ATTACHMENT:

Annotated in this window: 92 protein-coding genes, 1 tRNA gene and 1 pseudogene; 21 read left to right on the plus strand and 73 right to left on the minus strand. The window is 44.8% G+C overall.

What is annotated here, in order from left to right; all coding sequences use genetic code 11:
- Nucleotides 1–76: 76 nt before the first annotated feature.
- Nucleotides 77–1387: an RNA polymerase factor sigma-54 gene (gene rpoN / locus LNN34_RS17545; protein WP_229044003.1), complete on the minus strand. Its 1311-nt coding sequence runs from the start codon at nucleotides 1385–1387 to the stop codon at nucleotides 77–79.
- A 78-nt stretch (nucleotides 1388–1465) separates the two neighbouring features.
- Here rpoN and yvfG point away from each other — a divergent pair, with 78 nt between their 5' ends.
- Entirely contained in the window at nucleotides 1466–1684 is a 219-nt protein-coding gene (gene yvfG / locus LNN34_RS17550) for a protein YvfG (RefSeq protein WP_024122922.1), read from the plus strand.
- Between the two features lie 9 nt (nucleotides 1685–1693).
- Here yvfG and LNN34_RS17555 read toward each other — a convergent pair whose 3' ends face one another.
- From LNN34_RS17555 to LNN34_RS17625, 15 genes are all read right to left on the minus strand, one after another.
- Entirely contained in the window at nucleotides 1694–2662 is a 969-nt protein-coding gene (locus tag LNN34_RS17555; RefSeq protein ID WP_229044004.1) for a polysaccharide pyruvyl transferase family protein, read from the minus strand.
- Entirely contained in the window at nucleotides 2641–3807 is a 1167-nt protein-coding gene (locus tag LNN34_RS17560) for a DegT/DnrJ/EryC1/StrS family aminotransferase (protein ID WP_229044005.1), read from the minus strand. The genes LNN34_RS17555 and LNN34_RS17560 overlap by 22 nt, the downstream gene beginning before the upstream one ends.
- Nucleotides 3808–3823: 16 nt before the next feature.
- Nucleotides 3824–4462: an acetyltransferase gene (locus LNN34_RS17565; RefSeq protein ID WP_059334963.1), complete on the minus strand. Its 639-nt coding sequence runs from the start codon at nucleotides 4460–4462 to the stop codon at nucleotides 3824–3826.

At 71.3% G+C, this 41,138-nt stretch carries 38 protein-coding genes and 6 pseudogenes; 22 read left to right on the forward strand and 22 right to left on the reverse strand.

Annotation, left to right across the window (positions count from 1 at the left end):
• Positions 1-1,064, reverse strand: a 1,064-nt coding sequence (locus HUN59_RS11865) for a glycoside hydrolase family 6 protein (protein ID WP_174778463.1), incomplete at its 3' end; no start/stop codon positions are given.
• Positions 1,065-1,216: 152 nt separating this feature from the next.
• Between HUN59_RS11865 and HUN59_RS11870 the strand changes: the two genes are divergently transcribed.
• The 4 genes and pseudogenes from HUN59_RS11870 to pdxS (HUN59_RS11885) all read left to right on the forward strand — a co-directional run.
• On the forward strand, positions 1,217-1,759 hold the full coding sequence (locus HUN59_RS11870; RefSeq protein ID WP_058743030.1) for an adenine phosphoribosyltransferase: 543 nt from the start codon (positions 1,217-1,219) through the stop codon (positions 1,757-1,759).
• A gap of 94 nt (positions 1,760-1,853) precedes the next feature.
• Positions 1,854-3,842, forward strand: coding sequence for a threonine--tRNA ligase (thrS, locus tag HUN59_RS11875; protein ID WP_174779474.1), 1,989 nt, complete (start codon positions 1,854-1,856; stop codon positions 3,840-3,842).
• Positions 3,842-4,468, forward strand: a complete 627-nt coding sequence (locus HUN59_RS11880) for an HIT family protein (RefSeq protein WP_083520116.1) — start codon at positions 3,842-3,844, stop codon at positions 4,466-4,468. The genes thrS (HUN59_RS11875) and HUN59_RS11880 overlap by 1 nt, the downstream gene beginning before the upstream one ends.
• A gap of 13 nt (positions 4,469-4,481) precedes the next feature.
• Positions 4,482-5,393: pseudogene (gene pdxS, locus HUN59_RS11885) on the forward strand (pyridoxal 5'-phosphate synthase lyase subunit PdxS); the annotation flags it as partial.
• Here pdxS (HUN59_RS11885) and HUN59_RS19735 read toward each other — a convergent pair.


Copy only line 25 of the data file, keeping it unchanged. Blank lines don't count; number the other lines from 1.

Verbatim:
• A gap of 13 nt (positions 4,469-4,481) precedes the next feature.